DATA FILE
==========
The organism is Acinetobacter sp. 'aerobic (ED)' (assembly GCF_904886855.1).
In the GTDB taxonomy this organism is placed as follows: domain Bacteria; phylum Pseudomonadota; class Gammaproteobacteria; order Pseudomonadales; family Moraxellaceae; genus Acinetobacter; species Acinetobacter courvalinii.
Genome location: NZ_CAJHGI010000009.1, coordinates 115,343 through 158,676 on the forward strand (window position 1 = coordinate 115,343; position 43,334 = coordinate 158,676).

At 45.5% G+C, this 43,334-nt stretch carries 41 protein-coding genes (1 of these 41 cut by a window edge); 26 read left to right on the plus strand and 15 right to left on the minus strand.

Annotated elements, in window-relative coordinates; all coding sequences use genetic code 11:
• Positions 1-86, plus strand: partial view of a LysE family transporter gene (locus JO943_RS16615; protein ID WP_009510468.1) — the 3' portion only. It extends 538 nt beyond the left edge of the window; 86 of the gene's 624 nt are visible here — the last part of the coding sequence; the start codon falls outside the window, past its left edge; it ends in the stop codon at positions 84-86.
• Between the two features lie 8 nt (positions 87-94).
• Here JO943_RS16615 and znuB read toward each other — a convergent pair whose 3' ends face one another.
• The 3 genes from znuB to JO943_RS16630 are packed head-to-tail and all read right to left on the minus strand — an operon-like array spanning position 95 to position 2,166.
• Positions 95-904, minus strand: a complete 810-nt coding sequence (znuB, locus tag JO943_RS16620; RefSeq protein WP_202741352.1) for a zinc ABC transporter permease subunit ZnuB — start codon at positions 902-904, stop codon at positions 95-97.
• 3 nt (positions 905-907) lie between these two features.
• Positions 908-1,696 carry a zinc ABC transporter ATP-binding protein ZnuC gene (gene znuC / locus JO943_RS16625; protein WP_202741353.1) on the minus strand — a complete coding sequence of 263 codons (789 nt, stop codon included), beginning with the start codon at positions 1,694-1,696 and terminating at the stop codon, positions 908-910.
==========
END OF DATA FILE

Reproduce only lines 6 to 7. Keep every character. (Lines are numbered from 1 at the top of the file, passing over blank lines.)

• Positions 1-86, plus strand: partial view of a LysE family transporter gene (locus JO943_RS16615; protein ID WP_009510468.1) — the 3' portion only. It extends 538 nt beyond the left edge of the window; 86 of the gene's 624 nt are visible here — the last part of the coding sequence; the start codon falls outside the window, past its left edge; it ends in the stop codon at positions 84-86.
• Between the two features lie 8 nt (positions 87-94).